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incecolonialdavs.the American orovidedfor work.Thekitchenisa workkitchenhasbeenthoughtofas the ihop like anyother,and shouldbe laid heartof thehome.It is thefirst room a out with efficiencyin mind. Youwould familyshareseachday;it is not only the not think of locatingthetablesawanda placewheremealsareprepared, planerat oppositeendsof a workshop; but also wheretheyareofteneaten.The kitchen theprimaryworkcentersof a kitchenis wherechildrenand adultsdo their in mostcases, the sink,refrigerator, and homework,and wherethey lingerfor stove/cooking area-are no different. Yet,althoughthe roleof conversation. Worktriangles(page17)areonewayto the kitchenhasnot changedin three minimizethe trips betweenthe three. centuries,its appearance has.Once, Arriving at an efficientlayout for a cookingwasdoneby the centralfireThesupplypipesanddrainofa kitchen kitchenin a confinedspacecanbea chalplace,andthelarderwasstoredagainst sinkaremarkedon thewallwith theaid lenge.Invariably,the sizeand location willhaveto be the cold,north-facingwall. Today,a of a carpenter\level(above).Theprecise of your kitchencabinets kitchenmust be carefullyplannedto flexibleenoughto accommodatethe locationof thefixtureswill thenbe meetthe demandsof a busyhousehold, locationof appliances, markedontoverticalandhorizontal site utilities,windows, andto accommodate a batteryof laborstorypolesbeforebeingtransferred to the and doors.A selection ofbasiclayout savingdevices. Thischapterfocuses on storypolesfor thesinkcabinetitself. optionsis shownon page18.Drafting thework of today'skitchen-especialscalefloor plansandelevations canhelp ly its cabinetry-introducespopulardesigns,and outlines you visualizeyour layout;floor plansandelevations for a typical L-shapedkitchenareshownon page20. Onceyou have somebasicprinciplesthat willhelp you createa kitchenthat meetsyour needs. you candividetheir settledon theplacementof your cabinets, A kitchendesignoftenstartsasa naturalextension runsinto individualcabinetsanddrawers.Whilemostkitchen ofthe architecturalstyleof a house.Justastrim, molding,and furcabinets adhereto basicdimensionalstandards inheight (page nishingscandistinguisha homeasbeingVictorianor Colonial, 19),their width and numberof doorscanbe fine tunedto cabinetdoors,molding,andhardwarecandefinethestyleof a reacha visuallywell-balanced kitchendesign(page22). kitchen.For example,Victorianis an opulentstylemarkedby Accuracyis crucialwhen draftingfloor plansand elevapulls,andexposed tions.A site-referenced complexegg-and-dart molding,porcelain storypole(page24) tellsyou everyhinges,while Shakerstyleis a modelof austerity,relyingon thing you needto know abouta kitchenwall in precisedetail, frame-and-panel includingthelocationandsizeof thecabinets. simple,recessed doors,an absence of moldBy usingthese ing, and the muted colorsof milk paint.A galleryof kitchen smalllengthsof wood for eachwall and cabinet,you can stylesfrom traditionalto modernis shownstartingon page14. proceedfrom floor plan to cuttinglist with a minimum of Whetheryou choosea traditionalarchitectural stylefor your errors.From thereto your dreamkitchenit is only a few kitchenor a blendof severalstyles, adequate room mustbe morecarefulsteos.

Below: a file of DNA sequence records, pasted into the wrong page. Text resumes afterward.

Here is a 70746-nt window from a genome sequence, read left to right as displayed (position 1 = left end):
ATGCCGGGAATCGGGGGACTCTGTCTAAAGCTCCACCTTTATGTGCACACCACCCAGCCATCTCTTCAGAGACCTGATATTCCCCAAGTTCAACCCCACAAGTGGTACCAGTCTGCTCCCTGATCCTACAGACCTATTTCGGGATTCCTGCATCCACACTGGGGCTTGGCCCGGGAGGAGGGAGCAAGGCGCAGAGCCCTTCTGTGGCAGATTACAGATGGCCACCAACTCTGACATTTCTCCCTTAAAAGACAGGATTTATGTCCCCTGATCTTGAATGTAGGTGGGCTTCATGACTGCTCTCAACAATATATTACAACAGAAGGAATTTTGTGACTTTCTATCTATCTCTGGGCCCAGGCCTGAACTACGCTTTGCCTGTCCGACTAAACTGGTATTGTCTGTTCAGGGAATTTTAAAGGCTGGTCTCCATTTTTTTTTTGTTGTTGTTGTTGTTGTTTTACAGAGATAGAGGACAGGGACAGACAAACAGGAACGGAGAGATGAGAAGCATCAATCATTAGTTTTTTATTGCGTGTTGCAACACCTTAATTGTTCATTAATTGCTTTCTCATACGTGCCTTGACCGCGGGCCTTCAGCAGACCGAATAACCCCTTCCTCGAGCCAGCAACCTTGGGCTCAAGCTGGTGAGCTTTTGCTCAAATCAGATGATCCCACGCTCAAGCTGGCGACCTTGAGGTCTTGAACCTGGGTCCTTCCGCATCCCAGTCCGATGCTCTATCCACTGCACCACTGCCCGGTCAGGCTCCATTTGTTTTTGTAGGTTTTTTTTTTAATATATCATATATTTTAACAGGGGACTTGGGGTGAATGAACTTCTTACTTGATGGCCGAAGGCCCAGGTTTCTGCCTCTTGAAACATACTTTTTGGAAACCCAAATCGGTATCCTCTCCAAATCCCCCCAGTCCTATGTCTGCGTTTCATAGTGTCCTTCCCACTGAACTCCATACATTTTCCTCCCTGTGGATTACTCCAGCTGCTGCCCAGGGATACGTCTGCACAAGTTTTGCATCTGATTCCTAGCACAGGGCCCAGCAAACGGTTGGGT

Drawingyour kitchento scaleis thebestwayto experimentwith its layout.Thephotoat leftshowstheJloorplan of an L-shapedkitchen, includingthelocationof cabinets, windows,appliances, and utilities.